Understandably, the commitment of a monthly charge deters some players from picking up WoW. To overcome this issue, WoW offers an in-game purchase option where players can buy a month of game time with gold, the in-game currency. Players can make gold from raids, questing and, more effectively, with professions. Also, players can also get gold by purchasing the game time with cash that other players can buy on the auction house with gold. So, not only does this feature make the game easier on players’ wallets, but it also strengthens the economy by discouraging third-party gold sales.

Still, the cost of the game may still discourage some players, and farming the 25-3o,000 gold to buy game time is a huge time commitment, as well. To that affect, I can say this: you get what you pay for. While there are free-to-play MMORPGs and, as you’ll learn in the next section, GW2 is the cheaper of the games, WoW has perfected the MMORPG model and set the precedent for the MMORPG style. Because of the money you pay to play WoW, Blizzard is able to offer better server maintenance, more servers to play on, better overall management and an all-around better gaming experience.

Guild Wars 2

Guild Wars 2 is an MMORPG developed by ArenaNet and was released in 2012. While it can’t quite boast the same number of players as WoW, it has sold millions of copies. Currently, the base game is free-to-play with some account restrictions similar but not quite as restrictive as WoW starter accounts. With the base game, you can play to the max level and enjoy all of its content except for their newest expansion, Heart of Thorns. To unlock the Heart of Thorns content, you pay a one-time cost of $49.99 for the standard edition. After, the trade restrictions will be removed from your account and you’ll be able to access the Heart of Thorns zones, story lines and character masteries.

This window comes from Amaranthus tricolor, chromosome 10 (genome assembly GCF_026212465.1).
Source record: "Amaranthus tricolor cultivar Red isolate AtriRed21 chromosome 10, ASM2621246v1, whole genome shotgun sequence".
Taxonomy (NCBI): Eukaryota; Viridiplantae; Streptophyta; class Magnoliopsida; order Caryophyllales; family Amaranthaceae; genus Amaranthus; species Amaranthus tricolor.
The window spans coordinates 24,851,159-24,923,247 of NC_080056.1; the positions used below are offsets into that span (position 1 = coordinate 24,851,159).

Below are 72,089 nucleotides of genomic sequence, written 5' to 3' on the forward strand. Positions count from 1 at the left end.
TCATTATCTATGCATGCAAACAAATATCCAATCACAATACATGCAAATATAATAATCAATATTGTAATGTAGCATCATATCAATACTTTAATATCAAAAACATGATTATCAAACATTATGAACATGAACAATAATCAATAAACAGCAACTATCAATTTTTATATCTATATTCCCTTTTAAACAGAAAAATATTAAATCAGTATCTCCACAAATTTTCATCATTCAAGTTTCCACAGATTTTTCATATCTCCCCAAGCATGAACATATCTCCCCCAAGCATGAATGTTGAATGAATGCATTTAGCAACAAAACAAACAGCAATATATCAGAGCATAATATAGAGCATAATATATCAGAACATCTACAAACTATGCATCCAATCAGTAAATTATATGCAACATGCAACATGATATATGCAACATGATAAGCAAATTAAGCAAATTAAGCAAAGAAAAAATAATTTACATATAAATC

When it comes to price, what really sets GW2 apart from WoW is the fact that players do not have to pay month-to-month to play. Like any other game you would buy on a console, you just pay for the game once and can play it as much as you like. ArenaNet makes extra money by selling in-game items which are mostly desirable for vanity purposes and not at all necessary to be good at the game. Though I mentioned earlier that WoW’s prices give Blizzard more power to please their players, that’s not to say that GW2 is worse than WoW because it is cheaper. Still, because it’s a paid MMORPG and not a free-to-play, ArenaNet has the budget to manage their servers well and create a positive gaming experience for their players.

MMORPG party system

World of Warcraft

In WoW, players are able to form groups called parties and work together to complete dungeons and raids. There are a number of classes the player can choose from, and each class has at least 3 unique specializations that determine the players’ roles in the party. The roles include tank, healer or damage (DPS). The tank’s job is to hold the attention, or “aggro,” the party’s enemies while the DPS attack them. Tanks are meant to be built to withstand the abilities of the enemies. The healer’s job, of course, is to keep everyone alive, especially the tank.